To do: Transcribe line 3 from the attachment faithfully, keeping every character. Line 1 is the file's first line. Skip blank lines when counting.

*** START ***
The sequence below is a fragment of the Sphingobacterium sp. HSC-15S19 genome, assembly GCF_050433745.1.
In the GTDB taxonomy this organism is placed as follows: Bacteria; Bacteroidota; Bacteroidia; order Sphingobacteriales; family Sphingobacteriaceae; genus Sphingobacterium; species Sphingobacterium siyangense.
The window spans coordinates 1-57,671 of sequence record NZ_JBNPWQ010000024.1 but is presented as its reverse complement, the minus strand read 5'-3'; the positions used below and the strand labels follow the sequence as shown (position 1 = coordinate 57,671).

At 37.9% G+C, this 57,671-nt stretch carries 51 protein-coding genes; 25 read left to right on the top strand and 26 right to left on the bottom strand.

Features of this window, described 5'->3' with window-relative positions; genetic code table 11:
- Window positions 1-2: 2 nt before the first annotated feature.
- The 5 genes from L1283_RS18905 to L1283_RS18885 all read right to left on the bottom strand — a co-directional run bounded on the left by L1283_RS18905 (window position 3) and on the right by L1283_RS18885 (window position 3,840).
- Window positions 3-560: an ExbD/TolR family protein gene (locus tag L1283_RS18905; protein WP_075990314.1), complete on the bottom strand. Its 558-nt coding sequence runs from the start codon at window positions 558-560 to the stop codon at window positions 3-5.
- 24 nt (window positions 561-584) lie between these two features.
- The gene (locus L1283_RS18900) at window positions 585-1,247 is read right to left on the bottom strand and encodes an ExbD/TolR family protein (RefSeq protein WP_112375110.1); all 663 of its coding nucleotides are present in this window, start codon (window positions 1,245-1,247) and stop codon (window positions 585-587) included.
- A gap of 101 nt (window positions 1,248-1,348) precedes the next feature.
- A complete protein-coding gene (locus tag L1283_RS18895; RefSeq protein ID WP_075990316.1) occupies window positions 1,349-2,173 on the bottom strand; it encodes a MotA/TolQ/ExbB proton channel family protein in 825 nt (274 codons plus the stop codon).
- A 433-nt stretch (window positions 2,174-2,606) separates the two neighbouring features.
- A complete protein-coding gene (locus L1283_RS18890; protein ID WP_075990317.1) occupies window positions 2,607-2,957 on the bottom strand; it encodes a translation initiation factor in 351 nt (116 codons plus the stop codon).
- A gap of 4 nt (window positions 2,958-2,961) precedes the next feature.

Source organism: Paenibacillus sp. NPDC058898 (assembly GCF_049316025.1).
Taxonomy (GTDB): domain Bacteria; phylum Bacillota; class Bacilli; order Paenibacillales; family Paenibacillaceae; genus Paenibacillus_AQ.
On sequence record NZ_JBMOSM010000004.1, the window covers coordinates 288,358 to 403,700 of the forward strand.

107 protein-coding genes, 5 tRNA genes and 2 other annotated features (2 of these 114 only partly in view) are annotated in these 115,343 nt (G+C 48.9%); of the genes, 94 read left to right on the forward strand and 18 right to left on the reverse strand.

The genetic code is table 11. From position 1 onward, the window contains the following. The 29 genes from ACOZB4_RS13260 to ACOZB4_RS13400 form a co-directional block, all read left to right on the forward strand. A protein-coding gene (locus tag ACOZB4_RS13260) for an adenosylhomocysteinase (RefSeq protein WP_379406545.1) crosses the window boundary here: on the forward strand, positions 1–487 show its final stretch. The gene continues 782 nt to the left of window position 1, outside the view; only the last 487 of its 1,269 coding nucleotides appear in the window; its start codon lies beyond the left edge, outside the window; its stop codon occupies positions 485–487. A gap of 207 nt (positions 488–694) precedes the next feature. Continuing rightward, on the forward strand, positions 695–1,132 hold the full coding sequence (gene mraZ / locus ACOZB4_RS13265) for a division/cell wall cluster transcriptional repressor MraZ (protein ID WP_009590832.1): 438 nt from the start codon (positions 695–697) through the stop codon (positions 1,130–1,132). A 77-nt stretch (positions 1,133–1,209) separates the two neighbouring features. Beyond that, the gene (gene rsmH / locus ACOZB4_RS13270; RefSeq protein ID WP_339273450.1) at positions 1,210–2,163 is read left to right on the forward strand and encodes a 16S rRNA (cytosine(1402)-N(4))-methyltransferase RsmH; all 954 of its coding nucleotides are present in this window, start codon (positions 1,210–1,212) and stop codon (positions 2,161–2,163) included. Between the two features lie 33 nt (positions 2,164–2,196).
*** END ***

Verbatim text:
The window spans coordinates 1-57,671 of sequence record NZ_JBNPWQ010000024.1 but is presented as its reverse complement, the minus strand read 5'-3'; the positions used below and the strand labels follow the sequence as shown (position 1 = coordinate 57,671).